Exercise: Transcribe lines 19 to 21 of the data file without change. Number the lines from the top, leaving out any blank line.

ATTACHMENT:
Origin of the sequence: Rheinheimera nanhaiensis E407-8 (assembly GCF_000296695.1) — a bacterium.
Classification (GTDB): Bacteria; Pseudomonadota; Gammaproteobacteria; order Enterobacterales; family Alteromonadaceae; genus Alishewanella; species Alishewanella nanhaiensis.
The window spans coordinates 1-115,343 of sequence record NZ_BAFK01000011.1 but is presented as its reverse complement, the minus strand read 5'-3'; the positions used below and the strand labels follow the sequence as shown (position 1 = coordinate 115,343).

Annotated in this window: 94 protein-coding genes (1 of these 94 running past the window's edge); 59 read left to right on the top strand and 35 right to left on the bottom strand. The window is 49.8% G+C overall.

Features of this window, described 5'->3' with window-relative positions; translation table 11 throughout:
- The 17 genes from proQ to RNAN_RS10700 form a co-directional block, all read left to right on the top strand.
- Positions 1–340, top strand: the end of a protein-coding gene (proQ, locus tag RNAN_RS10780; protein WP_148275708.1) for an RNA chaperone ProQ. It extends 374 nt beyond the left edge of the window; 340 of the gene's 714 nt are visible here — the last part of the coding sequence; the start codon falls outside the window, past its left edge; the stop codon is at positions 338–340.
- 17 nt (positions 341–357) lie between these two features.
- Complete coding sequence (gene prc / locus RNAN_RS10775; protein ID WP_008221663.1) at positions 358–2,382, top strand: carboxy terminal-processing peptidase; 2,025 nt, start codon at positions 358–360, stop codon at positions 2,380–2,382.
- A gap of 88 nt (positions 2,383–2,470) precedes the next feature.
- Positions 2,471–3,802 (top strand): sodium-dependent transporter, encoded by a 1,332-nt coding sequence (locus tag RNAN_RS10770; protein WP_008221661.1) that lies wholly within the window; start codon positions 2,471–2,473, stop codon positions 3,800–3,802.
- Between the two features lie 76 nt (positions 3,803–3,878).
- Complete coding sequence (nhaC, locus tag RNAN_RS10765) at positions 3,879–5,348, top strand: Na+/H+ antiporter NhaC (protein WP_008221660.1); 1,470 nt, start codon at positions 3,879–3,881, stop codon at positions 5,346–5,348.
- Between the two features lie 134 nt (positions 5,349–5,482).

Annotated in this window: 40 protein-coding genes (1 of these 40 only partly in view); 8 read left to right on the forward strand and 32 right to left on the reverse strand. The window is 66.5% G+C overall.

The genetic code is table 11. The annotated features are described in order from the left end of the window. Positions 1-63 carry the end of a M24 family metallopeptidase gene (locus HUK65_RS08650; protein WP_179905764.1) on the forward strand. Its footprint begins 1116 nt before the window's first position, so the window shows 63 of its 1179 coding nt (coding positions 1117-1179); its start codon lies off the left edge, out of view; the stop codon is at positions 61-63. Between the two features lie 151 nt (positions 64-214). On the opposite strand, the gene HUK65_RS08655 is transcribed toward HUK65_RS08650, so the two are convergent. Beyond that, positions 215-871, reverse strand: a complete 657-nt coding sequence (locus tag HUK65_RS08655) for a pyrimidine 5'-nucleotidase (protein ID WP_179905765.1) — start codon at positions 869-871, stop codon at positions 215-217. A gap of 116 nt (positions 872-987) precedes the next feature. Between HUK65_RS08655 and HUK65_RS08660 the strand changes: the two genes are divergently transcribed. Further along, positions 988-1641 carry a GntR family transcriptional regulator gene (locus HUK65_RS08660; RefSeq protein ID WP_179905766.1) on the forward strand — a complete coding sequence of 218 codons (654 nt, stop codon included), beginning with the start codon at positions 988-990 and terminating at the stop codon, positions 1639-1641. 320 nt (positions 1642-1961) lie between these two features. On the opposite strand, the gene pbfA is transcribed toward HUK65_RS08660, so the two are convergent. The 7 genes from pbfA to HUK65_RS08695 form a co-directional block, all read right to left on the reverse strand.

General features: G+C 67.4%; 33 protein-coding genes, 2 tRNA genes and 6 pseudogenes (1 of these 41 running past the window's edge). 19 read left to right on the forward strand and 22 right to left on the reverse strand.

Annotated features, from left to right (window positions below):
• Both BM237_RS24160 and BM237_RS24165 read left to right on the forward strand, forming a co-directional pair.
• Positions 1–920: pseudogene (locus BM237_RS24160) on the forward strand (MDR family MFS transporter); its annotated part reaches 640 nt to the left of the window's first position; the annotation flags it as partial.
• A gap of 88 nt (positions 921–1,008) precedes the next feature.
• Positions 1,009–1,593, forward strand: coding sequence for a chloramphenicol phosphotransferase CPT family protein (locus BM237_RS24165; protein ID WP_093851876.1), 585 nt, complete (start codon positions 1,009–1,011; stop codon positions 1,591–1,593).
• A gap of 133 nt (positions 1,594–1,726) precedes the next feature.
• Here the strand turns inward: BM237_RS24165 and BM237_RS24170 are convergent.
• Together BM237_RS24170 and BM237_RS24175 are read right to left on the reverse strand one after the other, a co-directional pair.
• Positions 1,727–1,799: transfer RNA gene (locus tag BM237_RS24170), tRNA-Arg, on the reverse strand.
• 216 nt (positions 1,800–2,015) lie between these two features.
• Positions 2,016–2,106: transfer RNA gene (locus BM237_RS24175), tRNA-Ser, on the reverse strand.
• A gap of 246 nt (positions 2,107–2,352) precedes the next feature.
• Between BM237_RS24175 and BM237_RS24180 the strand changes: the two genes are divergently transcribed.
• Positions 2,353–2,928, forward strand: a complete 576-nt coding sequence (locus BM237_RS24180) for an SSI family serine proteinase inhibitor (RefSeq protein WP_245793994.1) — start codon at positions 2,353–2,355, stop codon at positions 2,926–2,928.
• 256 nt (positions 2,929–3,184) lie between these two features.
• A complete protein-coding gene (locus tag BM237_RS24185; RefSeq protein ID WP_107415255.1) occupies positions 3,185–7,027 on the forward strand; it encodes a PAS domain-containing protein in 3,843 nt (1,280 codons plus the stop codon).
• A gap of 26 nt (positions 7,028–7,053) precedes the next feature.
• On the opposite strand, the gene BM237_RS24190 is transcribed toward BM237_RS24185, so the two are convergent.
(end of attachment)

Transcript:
• Both BM237_RS24160 and BM237_RS24165 read left to right on the forward strand, forming a co-directional pair.
• Positions 1–920: pseudogene (locus BM237_RS24160) on the forward strand (MDR family MFS transporter); its annotated part reaches 640 nt to the left of the window's first position; the annotation flags it as partial.
• A gap of 88 nt (positions 921–1,008) precedes the next feature.